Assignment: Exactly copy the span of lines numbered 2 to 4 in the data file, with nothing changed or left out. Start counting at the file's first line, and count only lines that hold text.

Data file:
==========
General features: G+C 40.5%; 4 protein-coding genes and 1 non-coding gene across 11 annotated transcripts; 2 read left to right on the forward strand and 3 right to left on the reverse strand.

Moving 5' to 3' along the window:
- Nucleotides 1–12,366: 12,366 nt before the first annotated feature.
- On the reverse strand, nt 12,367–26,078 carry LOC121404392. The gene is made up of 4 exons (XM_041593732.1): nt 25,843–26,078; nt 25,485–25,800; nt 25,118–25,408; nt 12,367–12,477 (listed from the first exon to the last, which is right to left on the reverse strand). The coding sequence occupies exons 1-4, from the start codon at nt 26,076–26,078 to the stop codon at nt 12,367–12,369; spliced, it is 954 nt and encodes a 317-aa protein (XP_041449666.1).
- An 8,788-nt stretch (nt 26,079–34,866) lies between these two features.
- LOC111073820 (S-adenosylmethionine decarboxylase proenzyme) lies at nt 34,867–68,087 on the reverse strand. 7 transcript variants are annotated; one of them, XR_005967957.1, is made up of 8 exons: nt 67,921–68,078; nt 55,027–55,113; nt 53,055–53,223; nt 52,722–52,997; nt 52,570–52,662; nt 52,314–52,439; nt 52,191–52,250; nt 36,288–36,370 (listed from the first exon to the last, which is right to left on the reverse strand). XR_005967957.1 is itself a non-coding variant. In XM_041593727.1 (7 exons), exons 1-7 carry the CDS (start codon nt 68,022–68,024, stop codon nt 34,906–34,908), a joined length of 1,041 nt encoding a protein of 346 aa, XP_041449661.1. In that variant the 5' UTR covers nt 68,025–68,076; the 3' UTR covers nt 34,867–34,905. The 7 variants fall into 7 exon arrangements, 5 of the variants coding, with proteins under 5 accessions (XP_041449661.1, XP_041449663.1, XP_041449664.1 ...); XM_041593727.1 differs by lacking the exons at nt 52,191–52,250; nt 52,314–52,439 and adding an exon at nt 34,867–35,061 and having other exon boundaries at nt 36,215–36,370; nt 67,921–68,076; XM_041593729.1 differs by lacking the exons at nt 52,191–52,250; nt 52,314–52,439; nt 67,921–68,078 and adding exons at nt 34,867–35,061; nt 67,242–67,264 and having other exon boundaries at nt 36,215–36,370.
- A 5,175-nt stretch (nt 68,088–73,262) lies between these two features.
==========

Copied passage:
Moving 5' to 3' along the window:
- Nucleotides 1–12,366: 12,366 nt before the first annotated feature.
- On the reverse strand, nt 12,367–26,078 carry LOC121404392. The gene is made up of 4 exons (XM_041593732.1): nt 25,843–26,078; nt 25,485–25,800; nt 25,118–25,408; nt 12,367–12,477 (listed from the first exon to the last, which is right to left on the reverse strand). The coding sequence occupies exons 1-4, from the start codon at nt 26,076–26,078 to the stop codon at nt 12,367–12,369; spliced, it is 954 nt and encodes a 317-aa protein (XP_041449666.1).